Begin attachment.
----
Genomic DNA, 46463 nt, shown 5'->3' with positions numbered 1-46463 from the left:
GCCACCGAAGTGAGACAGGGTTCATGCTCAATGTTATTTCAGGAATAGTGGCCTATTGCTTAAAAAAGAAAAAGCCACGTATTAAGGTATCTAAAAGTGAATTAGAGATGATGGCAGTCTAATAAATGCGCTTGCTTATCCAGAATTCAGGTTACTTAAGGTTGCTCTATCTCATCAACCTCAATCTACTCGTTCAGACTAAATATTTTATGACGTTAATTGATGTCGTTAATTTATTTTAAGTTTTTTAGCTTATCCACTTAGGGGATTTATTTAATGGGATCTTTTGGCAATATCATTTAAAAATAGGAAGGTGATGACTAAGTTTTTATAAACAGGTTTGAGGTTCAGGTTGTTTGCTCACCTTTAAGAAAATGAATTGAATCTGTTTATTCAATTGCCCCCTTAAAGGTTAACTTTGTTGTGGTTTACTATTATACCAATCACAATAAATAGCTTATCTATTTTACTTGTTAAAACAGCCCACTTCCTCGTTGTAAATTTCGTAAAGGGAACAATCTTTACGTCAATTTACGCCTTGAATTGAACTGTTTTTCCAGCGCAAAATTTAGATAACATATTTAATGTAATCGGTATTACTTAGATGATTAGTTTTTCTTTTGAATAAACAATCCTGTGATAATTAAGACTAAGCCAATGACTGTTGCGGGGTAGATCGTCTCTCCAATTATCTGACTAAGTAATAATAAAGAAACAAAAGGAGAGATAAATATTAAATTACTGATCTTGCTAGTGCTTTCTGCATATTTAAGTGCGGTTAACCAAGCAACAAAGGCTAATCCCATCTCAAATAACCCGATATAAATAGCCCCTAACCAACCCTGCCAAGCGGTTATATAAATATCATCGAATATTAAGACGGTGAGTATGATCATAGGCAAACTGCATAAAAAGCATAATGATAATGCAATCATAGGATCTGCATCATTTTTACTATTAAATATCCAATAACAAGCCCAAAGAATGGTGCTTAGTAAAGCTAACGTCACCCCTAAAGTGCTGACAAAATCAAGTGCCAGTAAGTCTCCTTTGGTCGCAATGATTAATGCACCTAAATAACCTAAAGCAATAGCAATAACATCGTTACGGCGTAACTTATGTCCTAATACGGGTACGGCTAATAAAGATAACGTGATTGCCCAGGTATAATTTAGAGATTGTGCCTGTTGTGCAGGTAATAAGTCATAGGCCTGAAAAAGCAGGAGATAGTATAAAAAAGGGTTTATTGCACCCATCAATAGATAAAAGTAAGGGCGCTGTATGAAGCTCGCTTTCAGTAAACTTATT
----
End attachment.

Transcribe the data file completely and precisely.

Genomic DNA, 46463 nt, shown 5'->3' with positions numbered 1-46463 from the left:
GCCACCGAAGTGAGACAGGGTTCATGCTCAATGTTATTTCAGGAATAGTGGCCTATTGCTTAAAAAAGAAAAAGCCACGTATTAAGGTATCTAAAAGTGAATTAGAGATGATGGCAGTCTAATAAATGCGCTTGCTTATCCAGAATTCAGGTTACTTAAGGTTGCTCTATCTCATCAACCTCAATCTACTCGTTCAGACTAAATATTTTATGACGTTAATTGATGTCGTTAATTTATTTTAAGTTTTTTAGCTTATCCACTTAGGGGATTTATTTAATGGGATCTTTTGGCAATATCATTTAAAAATAGGAAGGTGATGACTAAGTTTTTATAAACAGGTTTGAGGTTCAGGTTGTTTGCTCACCTTTAAGAAAATGAATTGAATCTGTTTATTCAATTGCCCCCTTAAAGGTTAACTTTGTTGTGGTTTACTATTATACCAATCACAATAAATAGCTTATCTATTTTACTTGTTAAAACAGCCCACTTCCTCGTTGTAAATTTCGTAAAGGGAACAATCTTTACGTCAATTTACGCCTTGAATTGAACTGTTTTTCCAGCGCAAAATTTAGATAACATATTTAATGTAATCGGTATTACTTAGATGATTAGTTTTTCTTTTGAATAAACAATCCTGTGATAATTAAGACTAAGCCAATGACTGTTGCGGGGTAGATCGTCTCTCCAATTATCTGACTAAGTAATAATAAAGAAACAAAAGGAGAGATAAATATTAAATTACTGATCTTGCTAGTGCTTTCTGCATATTTAAGTGCGGTTAACCAAGCAACAAAGGCTAATCCCATCTCAAATAACCCGATATAAATAGCCCCTAACCAACCCTGCCAAGCGGTTATATAAATATCATCGAATATTAAGACGGTGAGTATGATCATAGGCAAACTGCATAAAAAGCATAATGATAATGCAATCATAGGATCTGCATCATTTTTACTATTAAATATCCAATAACAAGCCCAAAGAATGGTGCTTAGTAAAGCTAACGTCACCCCTAAAGTGCTGACAAAATCAAGTGCCAGTAAGTCTCCTTTGGTCGCAATGATTAATGCACCTAAATAACCTAAAGCAATAGCAATAACATCGTTACGGCGTAACTTATGTCCTAATACGGGTACGGCTAATAAAGATAACGTGATTGCCCAGGTATAATTTAGAGATTGTGCCTGTTGTGCAGGTAATAAGTCATAGGCCTGAAAAAGCAGGAGATAGTATAAAAAAGGGTTTATTGCACCCATCAATAGATAAAAGTAAGGGCGCTGTATGAAGCTCGCTTTCAGTAAACTTATT